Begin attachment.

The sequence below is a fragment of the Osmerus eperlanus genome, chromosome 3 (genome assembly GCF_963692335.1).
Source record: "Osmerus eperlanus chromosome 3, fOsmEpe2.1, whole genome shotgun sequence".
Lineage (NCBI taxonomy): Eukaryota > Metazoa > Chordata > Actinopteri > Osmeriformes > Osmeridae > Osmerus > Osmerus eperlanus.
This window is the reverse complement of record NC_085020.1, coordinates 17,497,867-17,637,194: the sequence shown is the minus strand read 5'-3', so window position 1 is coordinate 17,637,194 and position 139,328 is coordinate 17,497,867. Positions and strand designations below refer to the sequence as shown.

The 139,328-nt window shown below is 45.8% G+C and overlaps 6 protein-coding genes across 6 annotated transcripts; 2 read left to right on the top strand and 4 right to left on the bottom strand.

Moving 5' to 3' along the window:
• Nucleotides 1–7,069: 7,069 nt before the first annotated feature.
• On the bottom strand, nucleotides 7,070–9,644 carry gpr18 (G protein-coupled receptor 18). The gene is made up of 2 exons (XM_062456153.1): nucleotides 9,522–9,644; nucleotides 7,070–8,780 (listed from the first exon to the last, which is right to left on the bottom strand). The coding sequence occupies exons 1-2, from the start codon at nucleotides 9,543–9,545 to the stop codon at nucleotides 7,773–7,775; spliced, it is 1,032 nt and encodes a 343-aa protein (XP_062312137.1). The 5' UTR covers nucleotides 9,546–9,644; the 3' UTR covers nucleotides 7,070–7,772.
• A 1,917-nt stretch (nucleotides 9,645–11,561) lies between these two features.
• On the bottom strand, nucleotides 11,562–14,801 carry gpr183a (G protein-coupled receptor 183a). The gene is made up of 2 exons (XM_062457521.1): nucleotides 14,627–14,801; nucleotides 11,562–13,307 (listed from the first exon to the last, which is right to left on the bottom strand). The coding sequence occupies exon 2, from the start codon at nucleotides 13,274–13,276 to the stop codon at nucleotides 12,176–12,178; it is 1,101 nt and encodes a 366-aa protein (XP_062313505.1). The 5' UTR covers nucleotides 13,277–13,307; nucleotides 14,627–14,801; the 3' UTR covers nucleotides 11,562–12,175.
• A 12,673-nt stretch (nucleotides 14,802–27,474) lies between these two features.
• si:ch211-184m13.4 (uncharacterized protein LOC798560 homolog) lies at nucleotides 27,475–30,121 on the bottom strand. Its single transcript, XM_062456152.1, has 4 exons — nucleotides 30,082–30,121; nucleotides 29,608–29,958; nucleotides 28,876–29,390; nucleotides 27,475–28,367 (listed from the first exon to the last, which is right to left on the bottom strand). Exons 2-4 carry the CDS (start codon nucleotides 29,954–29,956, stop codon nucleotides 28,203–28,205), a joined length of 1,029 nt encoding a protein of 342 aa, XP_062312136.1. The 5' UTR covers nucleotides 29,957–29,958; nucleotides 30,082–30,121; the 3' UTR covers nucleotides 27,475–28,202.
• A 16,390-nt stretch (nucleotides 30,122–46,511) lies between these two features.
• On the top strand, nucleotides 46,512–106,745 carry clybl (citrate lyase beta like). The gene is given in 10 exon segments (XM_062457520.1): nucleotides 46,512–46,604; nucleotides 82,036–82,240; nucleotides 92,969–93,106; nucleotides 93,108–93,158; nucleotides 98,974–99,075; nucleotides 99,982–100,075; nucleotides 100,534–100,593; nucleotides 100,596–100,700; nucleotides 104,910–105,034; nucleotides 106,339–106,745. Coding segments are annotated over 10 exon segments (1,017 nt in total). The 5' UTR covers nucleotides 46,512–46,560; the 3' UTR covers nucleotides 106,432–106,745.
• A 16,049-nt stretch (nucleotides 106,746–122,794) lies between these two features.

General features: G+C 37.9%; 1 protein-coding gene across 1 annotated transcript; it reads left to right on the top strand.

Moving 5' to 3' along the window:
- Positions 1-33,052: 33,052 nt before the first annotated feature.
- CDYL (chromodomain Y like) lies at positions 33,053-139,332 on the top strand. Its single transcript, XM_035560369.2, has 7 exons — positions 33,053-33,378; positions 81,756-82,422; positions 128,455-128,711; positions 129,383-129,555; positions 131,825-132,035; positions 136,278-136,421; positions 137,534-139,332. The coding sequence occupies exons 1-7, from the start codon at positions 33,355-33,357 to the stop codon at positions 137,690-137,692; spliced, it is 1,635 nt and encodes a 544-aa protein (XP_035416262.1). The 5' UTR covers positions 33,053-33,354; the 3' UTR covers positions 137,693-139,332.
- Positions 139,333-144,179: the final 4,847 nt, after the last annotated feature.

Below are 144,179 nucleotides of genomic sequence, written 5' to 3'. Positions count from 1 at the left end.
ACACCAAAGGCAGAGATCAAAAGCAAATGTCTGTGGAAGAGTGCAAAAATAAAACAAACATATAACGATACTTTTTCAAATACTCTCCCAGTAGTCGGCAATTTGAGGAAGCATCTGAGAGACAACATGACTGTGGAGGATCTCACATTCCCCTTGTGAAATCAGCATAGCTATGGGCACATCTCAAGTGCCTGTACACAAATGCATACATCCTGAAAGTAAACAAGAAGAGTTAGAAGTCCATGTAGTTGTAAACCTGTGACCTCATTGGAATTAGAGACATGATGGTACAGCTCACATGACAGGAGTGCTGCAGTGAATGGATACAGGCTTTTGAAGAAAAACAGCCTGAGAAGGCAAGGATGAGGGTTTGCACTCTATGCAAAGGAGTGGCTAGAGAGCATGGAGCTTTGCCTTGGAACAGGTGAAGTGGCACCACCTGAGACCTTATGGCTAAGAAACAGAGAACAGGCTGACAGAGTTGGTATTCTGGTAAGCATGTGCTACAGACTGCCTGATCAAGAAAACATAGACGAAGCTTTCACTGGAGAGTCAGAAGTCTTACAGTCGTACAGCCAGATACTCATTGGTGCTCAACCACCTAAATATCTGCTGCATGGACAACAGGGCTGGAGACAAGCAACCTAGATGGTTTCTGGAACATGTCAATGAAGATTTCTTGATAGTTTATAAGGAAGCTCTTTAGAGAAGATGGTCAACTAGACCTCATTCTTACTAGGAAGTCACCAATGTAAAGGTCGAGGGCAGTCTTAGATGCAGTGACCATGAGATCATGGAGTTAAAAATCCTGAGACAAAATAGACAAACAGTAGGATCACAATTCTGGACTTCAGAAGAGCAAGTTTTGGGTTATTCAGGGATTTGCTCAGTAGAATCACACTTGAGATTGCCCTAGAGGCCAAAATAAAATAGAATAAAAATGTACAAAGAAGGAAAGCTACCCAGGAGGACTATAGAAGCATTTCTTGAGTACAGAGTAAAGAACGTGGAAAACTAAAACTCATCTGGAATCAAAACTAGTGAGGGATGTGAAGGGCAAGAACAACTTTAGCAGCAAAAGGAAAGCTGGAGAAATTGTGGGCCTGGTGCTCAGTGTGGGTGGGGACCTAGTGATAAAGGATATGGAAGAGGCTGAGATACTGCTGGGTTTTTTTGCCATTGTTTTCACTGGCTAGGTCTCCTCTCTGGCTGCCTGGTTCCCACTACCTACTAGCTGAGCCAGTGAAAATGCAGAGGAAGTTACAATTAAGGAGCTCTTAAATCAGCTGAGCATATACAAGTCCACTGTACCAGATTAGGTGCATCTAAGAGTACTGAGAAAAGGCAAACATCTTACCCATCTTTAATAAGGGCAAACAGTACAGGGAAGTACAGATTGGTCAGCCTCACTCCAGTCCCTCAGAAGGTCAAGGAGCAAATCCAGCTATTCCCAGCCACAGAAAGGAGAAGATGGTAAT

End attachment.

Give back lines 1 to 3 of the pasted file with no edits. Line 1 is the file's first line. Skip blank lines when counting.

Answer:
The sequence below is a fragment of the Osmerus eperlanus genome, chromosome 3 (genome assembly GCF_963692335.1).
Source record: "Osmerus eperlanus chromosome 3, fOsmEpe2.1, whole genome shotgun sequence".
Lineage (NCBI taxonomy): Eukaryota > Metazoa > Chordata > Actinopteri > Osmeriformes > Osmeridae > Osmerus > Osmerus eperlanus.